$dacstore = New-Object Microsoft.SqlServer.Management.Dac.DacStore($serverconnection)

3. Load the DAC package file.

$dacpacPath = "C:MyDACsMyApplication.dacpac" 
$fileStream = [System.IO.File]::Open($dacpacPath,[System.IO.FileMode]::OpenOrCreate)
$dacType = [Microsoft.SqlServer.Management.Dac.DacType]::Load($fileStream)

4. Subscribe to the DAC deployment events.

$dacstore.add_DacActionStarted({Write-Host `n`nStarting at $(get-date) :: $_.Description}) 
$dacstore.add_DacActionFinished({Write-Host Completed at $(get-date) :: $_.Description})

5. Deploy the DAC and create the database.

$dacName = "MyApplication" 
$evaluateTSPolicy = $true
$deployProperties = New-Object Microsoft.SqlServer.Management.Dac.DatabaseDeploymentProperties($serverconnection,$dacName)
$dacstore.Install($dacType, $deployProperties, $evaluateTSPolicy)

Firewall Connections and SQLCMD Utility

Script deployment in VSTS involves using PowerShell Tasks to enable firewall connectionss and drive the SQLCMD utility, which will deploy the database:

  1. Add a release PowerShell task to add firewall rule to allow connection to the Azure SQL Database.

  2. Add a release PowerShell task such as:

    • SQLCMD

    • Arguments: -S {database-server-name} -U {username}@{database-server-name} -P {password} -d {database-name} -i {SQL file}.

    Note: {SQL file} refers to an artifact source created as a build step; for example $(System.DefaultWorkingDirectory)/devops200.3demo-repo/demonstrationdatabase.sql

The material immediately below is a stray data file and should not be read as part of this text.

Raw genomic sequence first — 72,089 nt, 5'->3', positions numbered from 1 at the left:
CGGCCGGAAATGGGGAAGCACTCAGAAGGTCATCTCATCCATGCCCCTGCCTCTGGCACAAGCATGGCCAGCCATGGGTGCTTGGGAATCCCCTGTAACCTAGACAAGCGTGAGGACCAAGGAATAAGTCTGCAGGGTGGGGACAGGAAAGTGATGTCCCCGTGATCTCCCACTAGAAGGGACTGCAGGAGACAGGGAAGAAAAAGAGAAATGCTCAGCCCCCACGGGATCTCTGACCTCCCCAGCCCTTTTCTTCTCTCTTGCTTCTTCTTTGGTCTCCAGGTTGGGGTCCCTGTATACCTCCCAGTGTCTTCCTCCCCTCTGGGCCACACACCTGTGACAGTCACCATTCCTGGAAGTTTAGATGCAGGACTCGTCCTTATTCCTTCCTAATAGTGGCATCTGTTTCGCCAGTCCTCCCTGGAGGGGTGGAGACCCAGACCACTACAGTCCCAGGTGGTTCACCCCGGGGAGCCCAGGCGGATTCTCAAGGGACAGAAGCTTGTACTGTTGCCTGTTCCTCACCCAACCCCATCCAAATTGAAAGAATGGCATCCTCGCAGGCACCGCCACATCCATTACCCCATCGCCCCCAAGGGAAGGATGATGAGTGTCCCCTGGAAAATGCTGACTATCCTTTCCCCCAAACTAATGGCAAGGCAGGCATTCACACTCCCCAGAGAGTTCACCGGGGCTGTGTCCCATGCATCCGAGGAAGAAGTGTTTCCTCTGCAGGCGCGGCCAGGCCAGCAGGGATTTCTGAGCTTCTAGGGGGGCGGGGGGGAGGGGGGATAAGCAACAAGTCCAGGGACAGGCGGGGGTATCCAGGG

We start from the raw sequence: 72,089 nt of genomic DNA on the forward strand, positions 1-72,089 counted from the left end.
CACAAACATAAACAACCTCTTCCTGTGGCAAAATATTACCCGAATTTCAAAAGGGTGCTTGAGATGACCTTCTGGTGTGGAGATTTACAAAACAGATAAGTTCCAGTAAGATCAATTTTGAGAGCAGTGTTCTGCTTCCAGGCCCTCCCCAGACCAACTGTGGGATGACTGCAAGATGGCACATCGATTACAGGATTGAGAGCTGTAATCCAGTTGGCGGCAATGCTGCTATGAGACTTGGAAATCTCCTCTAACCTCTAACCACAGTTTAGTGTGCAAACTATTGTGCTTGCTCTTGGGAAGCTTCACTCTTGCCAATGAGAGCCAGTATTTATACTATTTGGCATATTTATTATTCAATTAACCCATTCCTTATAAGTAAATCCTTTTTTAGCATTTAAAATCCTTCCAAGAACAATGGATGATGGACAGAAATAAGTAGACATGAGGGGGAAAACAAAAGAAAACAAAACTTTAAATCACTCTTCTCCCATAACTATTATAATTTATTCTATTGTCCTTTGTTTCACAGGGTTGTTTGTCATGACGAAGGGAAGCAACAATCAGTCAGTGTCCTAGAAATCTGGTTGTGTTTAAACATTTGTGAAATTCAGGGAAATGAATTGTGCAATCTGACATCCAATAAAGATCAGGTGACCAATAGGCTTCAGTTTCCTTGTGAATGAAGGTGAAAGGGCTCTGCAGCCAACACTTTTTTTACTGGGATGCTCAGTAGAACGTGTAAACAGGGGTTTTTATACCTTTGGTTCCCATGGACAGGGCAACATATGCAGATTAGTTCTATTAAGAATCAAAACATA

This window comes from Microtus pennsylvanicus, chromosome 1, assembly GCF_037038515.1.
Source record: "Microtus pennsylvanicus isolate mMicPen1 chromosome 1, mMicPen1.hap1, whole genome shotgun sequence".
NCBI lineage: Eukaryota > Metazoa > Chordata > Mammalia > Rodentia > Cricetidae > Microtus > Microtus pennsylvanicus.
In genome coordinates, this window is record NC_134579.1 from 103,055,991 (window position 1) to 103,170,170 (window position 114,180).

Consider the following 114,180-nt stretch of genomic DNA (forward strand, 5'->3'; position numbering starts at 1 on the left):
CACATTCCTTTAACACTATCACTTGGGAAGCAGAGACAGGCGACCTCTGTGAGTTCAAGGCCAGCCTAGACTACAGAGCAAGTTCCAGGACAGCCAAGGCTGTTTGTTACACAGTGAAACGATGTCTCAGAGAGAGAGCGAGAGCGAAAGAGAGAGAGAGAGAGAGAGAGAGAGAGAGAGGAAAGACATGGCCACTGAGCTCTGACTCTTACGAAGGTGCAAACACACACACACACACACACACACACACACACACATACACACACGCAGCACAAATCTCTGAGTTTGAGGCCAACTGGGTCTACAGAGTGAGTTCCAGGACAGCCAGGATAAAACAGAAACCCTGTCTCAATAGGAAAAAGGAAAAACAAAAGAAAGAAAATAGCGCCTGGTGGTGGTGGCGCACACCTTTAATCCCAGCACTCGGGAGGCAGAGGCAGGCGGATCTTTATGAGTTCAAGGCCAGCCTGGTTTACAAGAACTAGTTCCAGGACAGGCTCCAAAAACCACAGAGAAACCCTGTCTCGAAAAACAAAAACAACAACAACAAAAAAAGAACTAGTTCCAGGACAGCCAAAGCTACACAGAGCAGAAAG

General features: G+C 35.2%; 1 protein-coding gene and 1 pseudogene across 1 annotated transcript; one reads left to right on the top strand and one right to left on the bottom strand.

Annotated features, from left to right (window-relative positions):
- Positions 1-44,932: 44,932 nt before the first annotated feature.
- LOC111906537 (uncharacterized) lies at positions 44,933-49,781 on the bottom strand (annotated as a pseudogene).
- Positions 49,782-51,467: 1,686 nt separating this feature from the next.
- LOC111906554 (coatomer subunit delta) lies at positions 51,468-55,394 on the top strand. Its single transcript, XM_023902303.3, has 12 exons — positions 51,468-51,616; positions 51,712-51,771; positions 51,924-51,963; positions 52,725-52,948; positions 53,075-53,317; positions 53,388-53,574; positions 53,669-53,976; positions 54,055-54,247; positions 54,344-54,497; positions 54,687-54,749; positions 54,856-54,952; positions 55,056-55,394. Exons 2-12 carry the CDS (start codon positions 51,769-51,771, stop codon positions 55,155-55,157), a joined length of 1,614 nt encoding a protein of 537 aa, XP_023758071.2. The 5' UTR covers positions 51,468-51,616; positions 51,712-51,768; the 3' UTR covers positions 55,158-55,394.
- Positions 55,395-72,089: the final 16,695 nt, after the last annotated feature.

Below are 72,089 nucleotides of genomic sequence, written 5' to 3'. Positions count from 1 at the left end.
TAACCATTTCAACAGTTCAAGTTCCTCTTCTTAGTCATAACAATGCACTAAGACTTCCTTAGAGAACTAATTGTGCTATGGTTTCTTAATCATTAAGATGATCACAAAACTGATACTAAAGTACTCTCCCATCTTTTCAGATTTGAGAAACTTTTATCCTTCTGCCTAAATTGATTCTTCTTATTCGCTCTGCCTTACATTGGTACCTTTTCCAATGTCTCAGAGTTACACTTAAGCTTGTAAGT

3. Add a release PowerShell task to remove the firewall rule create in the first step. Removing the firewall rule restores the desired state of security for the VM.

For more information on DACPAC, see

For more on DACPAC deployment, see>

For more on SQL Script deployment, see

The following are examples of scripts used to add and remove firewall rules:

Add Firewall Rule

[CmdletBinding(DefaultParameterSetName = 'None')] 
[String][Parameter(Mandatory = $true)] $ServerName,
[String] $AzureFirewallName = "AzureWebAppFirewall"

$ErrorActionPreference = 'Stop'

function New-AzureSQLServerFirewallRule {
$agentIP = (New-Object net.webclient).downloadstring("") -replace "[^d.]"
New-AzureSqlDatabaseServerFirewallRule -StartIPAddress $agentIp -EndIPAddress $agentIp -RuleName $AzureFirewallName -ServerName $ServerName
function Update-AzureSQLServerFirewallRule{
$agentIP= (New-Object net.webclient).downloadstring("") -replace "[^d.]"
Set-AzureSqlDatabaseServerFirewallRule -StartIPAddress $agentIp -EndIPAddress $agentIp -RuleName $AzureFirewallName -ServerName $ServerName

If ((Get-AzureSqlDatabaseServerFirewallRule -ServerName $ServerName -RuleName $AzureFirewallName -ErrorAction SilentlyContinue) -eq $null)

Remove Firewall Rule

[CmdletBinding(DefaultParameterSetName = 'None')] 
[String][Parameter(Mandatory = $true)] $ServerName,
[String] $AzureFirewallName = "AzureWebAppFirewall"

$ErrorActionPreference = 'Stop'

If ((Get-AzureSqlDatabaseServerFirewallRule -ServerName $ServerName -RuleName $AzureFirewallName -ErrorAction SilentlyContinue))
Remove-AzureSqlDatabaseServerFirewallRule -RuleName $AzureFirewallName -ServerName $ServerName